HAYIDION The Prizmah Journal


From the CEO: Strengthening the Ecology of Day School Leadership

by Paul Bernstein Issue: Leadership Dispositions Prizmah
TOPICS : Leadership

This issue focuses on a topic of critical importance to the field: leadership—and how individual dispositions, strengths, preferences play such a determinative role in a leader’s ability to succeed.

In Lessons in Leadership, Rabbi Jonathan Sacks demonstrates how the Torah places education of our children at the center of the Jewish future. In Parshat Bo, as the Children of Israel are at the end of more than two centuries of exile, “Moses does not speak about today or tomorrow. He speaks about the distant future and the duty of parents to educate their children.” Rabbi Sacks anticipates the defining speech Moses might have given, about freedom—akin to the Gettysburg Address, or Nelson Mandela’s “long walk to freedom.” Instead, as we remind ourselves every Pesach when we read the Haggadah, Moses reinforces how the Jewish people must “explain to your child…” (Exodus 13:8). According to Rabbi Sacks, “What God taught Moses was that the real challenge does not lie in gaining freedom; it lies in sustaining it. … That can only be done through a sustained process of education.”

We believe that thriving day schools lie at the core of the long-term, vibrant Jewish future. Prizmah believes that driving towards a simple yet audacious goal lies at the heart of achieving that vision: Every school should have an excellent head of school, equipped to succeed.

The secret to a great education is the teacher with whom each student learns. Indeed, Rabbi Sacks argues that “the highest form of leadership is teaching.” Every teacher is a leader of the Jewish future, and every leader needs to take seriously their role as teacher, in order, using Simon Sinek’s model, to provide every member of our community with the “why.”

Much needs to be done to attract the best teachers and enable them to succeed. Great teachers thrive with and are drawn to top-quality school leaders. We see strengthening school leadership at the heart of that work, and where expanding Prizmah’s work on fostering effective leaders, leadership and conditions for success can be pivotal.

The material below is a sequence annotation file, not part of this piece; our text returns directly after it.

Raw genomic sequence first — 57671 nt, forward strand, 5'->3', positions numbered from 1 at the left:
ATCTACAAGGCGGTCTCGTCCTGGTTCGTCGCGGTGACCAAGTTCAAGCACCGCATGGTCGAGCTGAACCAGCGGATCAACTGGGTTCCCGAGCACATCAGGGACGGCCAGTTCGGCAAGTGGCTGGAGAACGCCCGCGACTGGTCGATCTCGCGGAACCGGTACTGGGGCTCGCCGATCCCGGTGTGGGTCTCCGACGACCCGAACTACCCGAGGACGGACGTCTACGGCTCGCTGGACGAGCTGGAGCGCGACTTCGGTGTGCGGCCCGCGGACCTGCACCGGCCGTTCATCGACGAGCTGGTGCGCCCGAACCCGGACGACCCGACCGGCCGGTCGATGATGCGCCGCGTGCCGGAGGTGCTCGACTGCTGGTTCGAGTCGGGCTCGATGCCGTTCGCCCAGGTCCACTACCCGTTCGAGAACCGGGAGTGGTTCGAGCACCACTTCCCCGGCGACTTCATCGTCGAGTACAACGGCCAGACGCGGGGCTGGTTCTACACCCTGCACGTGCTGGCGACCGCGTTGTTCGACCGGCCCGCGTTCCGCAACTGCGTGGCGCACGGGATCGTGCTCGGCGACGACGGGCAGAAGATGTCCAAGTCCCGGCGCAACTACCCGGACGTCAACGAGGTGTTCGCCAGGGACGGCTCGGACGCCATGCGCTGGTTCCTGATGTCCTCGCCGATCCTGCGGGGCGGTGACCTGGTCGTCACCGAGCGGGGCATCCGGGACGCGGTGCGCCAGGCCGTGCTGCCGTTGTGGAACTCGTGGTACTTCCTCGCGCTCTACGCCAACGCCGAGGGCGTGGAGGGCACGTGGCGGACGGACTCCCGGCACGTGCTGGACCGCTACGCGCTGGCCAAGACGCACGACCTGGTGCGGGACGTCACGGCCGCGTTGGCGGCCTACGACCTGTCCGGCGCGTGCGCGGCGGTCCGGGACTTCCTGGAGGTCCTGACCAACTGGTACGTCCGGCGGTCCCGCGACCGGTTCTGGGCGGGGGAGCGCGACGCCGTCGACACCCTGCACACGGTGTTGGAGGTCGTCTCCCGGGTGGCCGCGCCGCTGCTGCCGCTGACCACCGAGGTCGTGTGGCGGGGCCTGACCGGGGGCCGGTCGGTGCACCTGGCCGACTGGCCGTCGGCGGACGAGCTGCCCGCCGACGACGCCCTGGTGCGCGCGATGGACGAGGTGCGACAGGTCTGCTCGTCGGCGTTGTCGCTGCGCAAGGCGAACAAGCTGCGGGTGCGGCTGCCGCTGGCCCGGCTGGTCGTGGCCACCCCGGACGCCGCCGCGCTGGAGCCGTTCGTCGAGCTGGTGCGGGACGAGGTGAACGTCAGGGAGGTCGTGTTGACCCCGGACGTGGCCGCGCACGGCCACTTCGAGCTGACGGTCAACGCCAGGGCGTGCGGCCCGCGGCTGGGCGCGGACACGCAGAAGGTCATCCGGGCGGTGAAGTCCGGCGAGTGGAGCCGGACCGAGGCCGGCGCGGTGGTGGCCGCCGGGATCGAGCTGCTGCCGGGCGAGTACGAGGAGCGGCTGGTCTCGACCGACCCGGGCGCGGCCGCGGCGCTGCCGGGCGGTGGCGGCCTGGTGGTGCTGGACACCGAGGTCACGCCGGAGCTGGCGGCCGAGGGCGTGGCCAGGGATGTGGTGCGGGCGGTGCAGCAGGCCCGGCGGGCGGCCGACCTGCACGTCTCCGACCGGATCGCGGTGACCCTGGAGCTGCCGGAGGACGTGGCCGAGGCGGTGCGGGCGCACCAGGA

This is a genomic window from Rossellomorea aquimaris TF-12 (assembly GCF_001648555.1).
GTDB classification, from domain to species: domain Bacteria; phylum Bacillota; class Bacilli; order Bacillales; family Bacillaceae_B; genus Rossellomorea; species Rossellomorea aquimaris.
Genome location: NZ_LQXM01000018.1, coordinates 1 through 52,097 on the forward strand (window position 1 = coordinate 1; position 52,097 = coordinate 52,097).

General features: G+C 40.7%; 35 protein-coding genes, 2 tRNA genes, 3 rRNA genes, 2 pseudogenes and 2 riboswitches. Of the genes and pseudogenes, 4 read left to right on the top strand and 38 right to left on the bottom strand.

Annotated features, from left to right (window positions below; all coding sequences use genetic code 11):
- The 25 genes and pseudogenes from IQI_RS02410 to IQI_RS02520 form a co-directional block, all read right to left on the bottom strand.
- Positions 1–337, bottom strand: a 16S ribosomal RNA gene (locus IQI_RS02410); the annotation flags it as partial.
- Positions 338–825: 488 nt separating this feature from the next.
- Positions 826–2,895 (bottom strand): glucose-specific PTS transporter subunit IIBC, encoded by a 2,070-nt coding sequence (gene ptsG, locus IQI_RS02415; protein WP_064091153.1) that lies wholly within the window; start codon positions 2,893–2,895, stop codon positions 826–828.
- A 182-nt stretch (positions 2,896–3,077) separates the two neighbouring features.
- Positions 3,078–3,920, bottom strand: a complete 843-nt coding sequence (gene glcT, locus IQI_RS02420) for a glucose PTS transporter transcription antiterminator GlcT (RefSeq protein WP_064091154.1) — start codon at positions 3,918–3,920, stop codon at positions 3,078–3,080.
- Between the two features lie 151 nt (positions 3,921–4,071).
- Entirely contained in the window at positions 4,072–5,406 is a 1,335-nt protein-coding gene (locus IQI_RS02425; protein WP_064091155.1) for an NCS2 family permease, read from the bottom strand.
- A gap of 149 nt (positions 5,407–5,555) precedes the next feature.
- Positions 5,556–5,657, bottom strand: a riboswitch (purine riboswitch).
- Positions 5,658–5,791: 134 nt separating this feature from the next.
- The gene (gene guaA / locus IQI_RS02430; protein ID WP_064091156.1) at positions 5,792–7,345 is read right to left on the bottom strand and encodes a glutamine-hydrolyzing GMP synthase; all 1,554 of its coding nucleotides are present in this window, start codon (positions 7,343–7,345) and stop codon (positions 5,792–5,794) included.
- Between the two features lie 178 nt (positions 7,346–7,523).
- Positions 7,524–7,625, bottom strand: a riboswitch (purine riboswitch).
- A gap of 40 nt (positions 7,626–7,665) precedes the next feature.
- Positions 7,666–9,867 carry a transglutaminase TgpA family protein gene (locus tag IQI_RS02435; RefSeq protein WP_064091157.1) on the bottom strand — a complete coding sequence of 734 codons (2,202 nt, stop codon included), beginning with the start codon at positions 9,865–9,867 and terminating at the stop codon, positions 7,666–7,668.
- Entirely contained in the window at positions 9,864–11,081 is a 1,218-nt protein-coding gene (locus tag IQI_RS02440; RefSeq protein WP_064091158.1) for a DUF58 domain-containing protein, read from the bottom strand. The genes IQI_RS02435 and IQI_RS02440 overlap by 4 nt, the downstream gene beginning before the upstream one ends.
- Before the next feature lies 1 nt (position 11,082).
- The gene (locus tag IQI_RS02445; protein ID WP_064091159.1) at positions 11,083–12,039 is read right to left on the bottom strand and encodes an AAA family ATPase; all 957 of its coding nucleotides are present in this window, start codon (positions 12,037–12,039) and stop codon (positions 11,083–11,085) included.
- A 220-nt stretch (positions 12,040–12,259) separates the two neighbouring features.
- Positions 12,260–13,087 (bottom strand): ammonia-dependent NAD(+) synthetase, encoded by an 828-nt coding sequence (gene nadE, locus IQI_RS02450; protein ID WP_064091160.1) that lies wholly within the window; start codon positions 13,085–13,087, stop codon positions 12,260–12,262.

When we consider the “ecosystem” of day school leadership, we encounter a system (or lack thereof) where true success seems more like the luck of the draw than the result of coordinated efforts. The pipeline of aspiring school leaders is quite narrow, too many schools change heads too often, and the conditions are not right to enable heads of school and instructional leaders to succeed. Our vision is to change both perception and reality.

Conventional wisdom holds that we can “equip leaders to succeed” by teaching skills and strengthening individual capacities, their knowledge of areas of management—including finance, recruitment, board work, supervision, team building, etc.—they need in order to run a school. Influencing a leader’s disposition, on the other hand, shaping their individual style and preferences, is exceedingly difficult. That kind of thinking, however, is part of the pipeline problem in the first place. We need to see more potential in all future leaders, and we need to create environments that enable more leaders to blossom.

From my own experience as a board member at a Jewish day school in London, as the parent of two day school students here in the States, and in my role as CEO of Prizmah the past two years, I have seen promising examples of heads of school who know how to enlist the resources to help themselves and their amazing teams to be effective. Fortunately, in many leadership transitions, I have observed new heads of school identify right from the start what they will need. Even in the interview process, confident and self-reflective aspiring heads inquire how the board will provide the right supports. Whether in the form of coaching, empowerment to hire or create specific positions in order to fill gaps, resources for professional development and more, boards and search committees must be prepared to set up their leaders for success, to stack the deck in their favor.

We are proud of the impact of Prizmah programs and services that enable school leaders to succeed, through programs including the Head of School Excellence Program and YOU Lead, and services such as Board Fitness for lay leaders, leadership coaching, peer-to-peer networking and learning opportunities like those we find in these pages. For Prizmah, we seek to learn what more is possible and necessary to support school leaders and teachers, making sure that day schools have what they need to fulfill their potential.

As we explore in this issue of HaYidion, each of us can further develop our capacities and dispositions for leadership. Prizmah’s programs and services demonstrate our current capacities. Prizmah’s disposition, who we truly are, lies in our passion and commitment to the future of Jewish day schools of all kinds, a determination to learn, to adjust and grow what we do to better meet schools’ needs, and to drive forward in single-minded support of the people and the schools we exist to serve.

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Leadership Dispositions

Articles in this issue go beyond the skills and knowledge that a school leader requires, to explore the "dispositions," character traits, essential for this role. Half of the contributors currently occupy day school leadership roles; they reflect on the importance of a particular quality to their leadership style and experience. The other half are written by people engaged in training leaders, of Jewish education and beyond. Collectively, the pieces in the issue reflect part of the spectrum of personal qualities that inform the work of successful day school leadership.

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